Vinyl records are back – of course, they never really went away, but how exactly do they work? We take a look at the history of vinyl and explain the science behind the sound of vinyl records. From mastering to manufacturing, we’ve gather insights on exactly how vinyl records work. Read more.
Updated January 2019. Solidarity with Colin Kaepernick, the fraught politics of professional football, and a missed opportunity to feature Atlanta hip hop have created controversy for the Super Bowl LIII halftime show. Read more.
While there are countless others in every genre and from countries around the world, Echoes pays tribute to 12 legendary musicians who died in 2014, including Bobby Womack, Johnny Winter, Joe Cocker, Jack Bruce, Pete Seeger… Read more.
Bassist Malcolm Gold’s story about the benefits of MusicPro instrument insurance doesn’t involve theft or damage. It was just a momentary lapse of focus on a long commute. “It was a very stressful time in my life. I was traveling on a train with a beautiful 1966 ice-blue metallic Fender Jazz bass. It’s a custom color, and worth a considerable amount of money, to say the least.” Read more.
You’ve heard the term “ISRC” thrown around, but what is it, and why do you need it? An ISRC (International Standard Recording Code) is a 12-digit alphanumeric code that serves as a unique and permanent identifier for any sound recording or music video. So where a UPC is tied to the “carrier” of the track – e.g. the CD or LP – an ISRC identifies individual tracks. Read More.
Here at Disc Makers, we’re all excited to see vinyl records come back onto the scene. As we’ve said before, it’s one of the more improbable stories in the music industry from the last decade, and while we sure do love CDs, there’s something almost magical about the return of vinyl. Do you feel the same way? Share your stories with us. Read More.
I learned my lesson back in the ’90s. We were playing the East Coast for the first time. We had all our equipment in a trailer. We went to D.C. for one hour of sightseeing one afternoon, and when we got back, the van was gone. We had no insurance. Of course after that, somebody’s father said, “You idiots, why didn’t you have insurance? What’s more important than securing the tools of your trade?” Read More.
We had people come to us when we first opened business saying, “I’ve been told by my manager that I need a website, and it needs to have a tour page and a photos page, and all of this other kind of stuff.” While that’s all great, and I think all that information is good to have, I think people don’t think critically enough about their online music marketing. I know I didn’t when I was first starting out as an artist. Read more.
Five For Fighting’s John Ondrasik exploded onto the music scene with the release of “Superman” in 2000. Having written thousands of songs in his youth, the public adoration of “Superman” stunned his mother – a way to actually make money songwriting and playing music! Ondrasik’s father was less surprised, recognizing he had dedicated 45,000 hours into honing his craft. Read more.
Originally from North Carolina, Byron Hill has been a professional songwriter in Nashville since 1978, with his songs generating more than 700 recordings, 77 RIAA certified Gold and Platinum awards, 10 ASCAP awards, and 31 US and Canadian top-ten chart hits. Hits Byron has written for major artists include “Pickin’ Up Strangers” (Johnny Lee), “Fool Hearted Memory” (George Strait), “The Pages Of My Mind” (Ray Charles), and “Born Country” (Alabama). Read more.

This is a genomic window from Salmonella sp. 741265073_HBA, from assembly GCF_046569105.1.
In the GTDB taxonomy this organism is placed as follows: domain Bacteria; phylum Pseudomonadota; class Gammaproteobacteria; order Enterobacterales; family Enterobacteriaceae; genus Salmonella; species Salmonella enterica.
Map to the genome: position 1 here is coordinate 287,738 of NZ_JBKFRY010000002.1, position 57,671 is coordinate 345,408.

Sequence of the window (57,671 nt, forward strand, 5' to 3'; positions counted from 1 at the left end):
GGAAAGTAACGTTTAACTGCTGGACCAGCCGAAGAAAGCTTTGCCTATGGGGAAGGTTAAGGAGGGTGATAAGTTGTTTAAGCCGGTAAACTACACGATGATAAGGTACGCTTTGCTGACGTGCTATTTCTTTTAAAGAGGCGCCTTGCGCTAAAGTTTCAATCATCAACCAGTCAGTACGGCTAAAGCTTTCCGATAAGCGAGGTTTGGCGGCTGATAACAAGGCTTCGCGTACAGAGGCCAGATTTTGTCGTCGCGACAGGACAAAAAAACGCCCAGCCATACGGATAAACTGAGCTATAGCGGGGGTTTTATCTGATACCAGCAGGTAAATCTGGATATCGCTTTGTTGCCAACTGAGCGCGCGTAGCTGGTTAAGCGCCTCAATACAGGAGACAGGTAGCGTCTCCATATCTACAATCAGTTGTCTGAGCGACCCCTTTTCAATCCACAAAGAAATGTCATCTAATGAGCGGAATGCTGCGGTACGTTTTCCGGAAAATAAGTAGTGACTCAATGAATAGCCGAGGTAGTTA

A soulful vocalist and innovative keyboardist, singer, songwriter, and producer Rachael Sage has become one of the busiest touring artists in independent music, performing 150+ dates a year with her band The Sequins throughout the US, UK, Europe, and Asia. Sage’s own MPress Records released her 10th album, Haunted By You in 2012. Read more.
Growing up in Lexington, KY, Kent Blazy became musically inspired when he heard Roger McGuinn playing “Mr. Tambourine Man.” By the mid-70s, Kent was band leader, playing guitar and touring with Canadian legend Ian Tyson. A first place win in a national songwriting contest persuaded him to move to Nashville in 1980, and in 1987, Kent was introduced to Garth Brooks. The first song Garth and Kent penned together was “If Tomorrow Never Comes,” which became their first #1 song. Read more.
Echoes pays tribute to 25 of the music icons, music industry contributors, and legendary musicians who died in 2013, including Leroy “Sugarfoot” Bonner, Patty Andrews, Reg Presley, Lou Reed, Cleotha Staples, Alvin Lee, Clive Burr, Bobbie Smith, Phil Ramone, Ray Manzarek, Cedric Brooks, Jeff Hanneman, Richie Havens, George Jones, Cordell “Boogie” Mosson, Marvin Junior, Allen Lanier, and Bobby Bland. Read more
Here’s a 2013 music trend that doesn’t involve viral videos, flying dresses, or wrecking balls: vinyl is making a comeback. That’s right, we called it a comeback. In the first six months of 2013, according to Nielsen SoundScan, vinyl record sales were up 33.5%. Read more
DIY artist Whitey lashed out at and is making headlines for his recent spat with Betty, a London-based TV production company that “makes modern and high quality popular formats and factual television series” (i.e. reality TV). Betty wanted to use his song “Stay On The Outside,” claimed budget restrictions, and asked him to give away music for free. This was too much for Whitey, and he calls for a “public discussion.” Read more.